“We don't have a successful health system and financial costs have actually increased a lot. We want Brazil to play a big role in the international arena and this can only be achieved with further reforms.”
Perhaps the biggest indication of Brazil achieving global recognition is its export level. Currently, the country is the biggest exporter of coffee in the world, but Elias feels that this is not enough; that they must develop their productivity in other industry sectors.
“Brazil shouldn't be looking to only export commodities,” comments Elias. “We need to increase our exporting to other areas. The recession caused many problems for our exporters and suppliers. We used to have a thriving connection with the US and Europe, who purchased our machinery, but this has decreased, causing many problems.
“To fully withstand another recession, we should export goods with a higher value and attract countries and companies who we can give a better benefit to. We should interacting with businesses and countries that focus on technology, so that Brazil can also benefit.”
The country has already begun to invest more in education, so that it too may prosper from increasing technological advances and increase its attractiveness to foreign investors.
“We reduced financing costs and increased our foreign investments to encourage interaction with other countries. It has helped and will continue to help to push us onto the global stage.
“Our currency is very strong, as is our internal market, and this certainly is appealing to foreign investors.”
Incorporating the “new” law
Encouraging investment is the key reason why Brazil has managed to overcome the recession and create a reform that will hopefully last for generations.
The “New” Law of Restructuring and Corporate Restructure has not only caused waves within Brazil, but has also created discussion worldwide.
Elias explains, “This new law introduced important measures to protect creditors. We had a very weak system, where creditors didn't have participation in the level of recovery for a business.
“The new law now increases protection for the creditors and they have an important role in the recovery process.”
Helping companies through the bankruptcy process is key to turning a flailing economy around; giving extra time to pay off debt before the seizing of assets whilst also protecting investors, which is essential.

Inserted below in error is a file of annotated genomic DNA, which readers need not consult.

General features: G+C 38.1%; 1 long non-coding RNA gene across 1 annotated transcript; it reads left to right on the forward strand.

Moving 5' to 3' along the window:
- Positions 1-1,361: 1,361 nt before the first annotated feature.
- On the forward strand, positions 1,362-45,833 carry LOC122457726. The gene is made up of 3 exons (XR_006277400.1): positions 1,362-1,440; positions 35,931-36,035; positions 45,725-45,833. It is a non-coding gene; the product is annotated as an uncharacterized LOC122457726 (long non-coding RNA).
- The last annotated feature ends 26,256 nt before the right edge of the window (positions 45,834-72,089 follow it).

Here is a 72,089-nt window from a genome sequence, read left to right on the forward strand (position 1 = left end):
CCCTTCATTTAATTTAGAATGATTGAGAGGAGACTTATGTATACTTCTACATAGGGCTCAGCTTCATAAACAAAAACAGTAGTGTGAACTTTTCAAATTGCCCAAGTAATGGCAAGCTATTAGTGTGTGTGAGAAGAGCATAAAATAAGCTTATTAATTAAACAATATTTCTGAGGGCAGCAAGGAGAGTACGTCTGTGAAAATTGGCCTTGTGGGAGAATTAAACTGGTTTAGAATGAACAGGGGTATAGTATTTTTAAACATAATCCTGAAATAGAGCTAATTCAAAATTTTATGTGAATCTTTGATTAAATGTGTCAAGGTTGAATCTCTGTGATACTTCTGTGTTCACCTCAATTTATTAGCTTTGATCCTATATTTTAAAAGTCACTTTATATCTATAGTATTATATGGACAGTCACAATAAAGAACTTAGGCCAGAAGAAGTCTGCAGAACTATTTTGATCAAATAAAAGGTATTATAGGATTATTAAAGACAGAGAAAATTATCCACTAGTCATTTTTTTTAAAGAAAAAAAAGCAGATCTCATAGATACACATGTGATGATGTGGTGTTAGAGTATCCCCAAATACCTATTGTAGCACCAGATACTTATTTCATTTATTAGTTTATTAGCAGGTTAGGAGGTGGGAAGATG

“The previous law had a lot of flaws. If you invested in a company, you received all the debt and this applied to new owners of a company too. Now, however, this is disregarded.
“Also under the new law, if a company files for bankruptcy they get 180 days in which to give money to the creditors. All investors' money is safe, regardless of whether or not they invest after the filing for bankruptcy process has begun.
“Previously, when a company couldn't pay debt, some felt very bad about it but now because of maturity, people have realised that it is not something to be ashamed of: it's something that happens. The important thing is how you can fix the problem, how you manage the situation and how you begin the recovery.”
Increasing protection for investors and creditors stands to further increase Brazil's profitability to foreign investors. The country will now be viewed as prosperous, innovative and perhaps even recession-exempt.
Elias believes that further measures must be taken to ensure this, however: “Brazil needs to reach our full potential. We were helped by our strong internal market previously, but we now need to concentrate on exporting a wider range of goods.”
Being a strong economy is important now more than ever and Deloitte plans to contribute to suggesting further ideas to the Government to prevent the country turning back on its excellent work.
“We have good reserves, a good internal market and our population is increasingly gaining a higher income, but corporate governance is very important. It is something we put a lot of effort into promoting in Brazil, not only to increase internal investors but to also encourage foreign investors.
“We hope that other countries can look to Brazil as a benchmark; that we have good companies and a fantastic market to invest in.
“What we have already conquered is not enough. We need to keep this reform going, so that Brazil may ultimately prosper and grow into a leading market on the global stage.”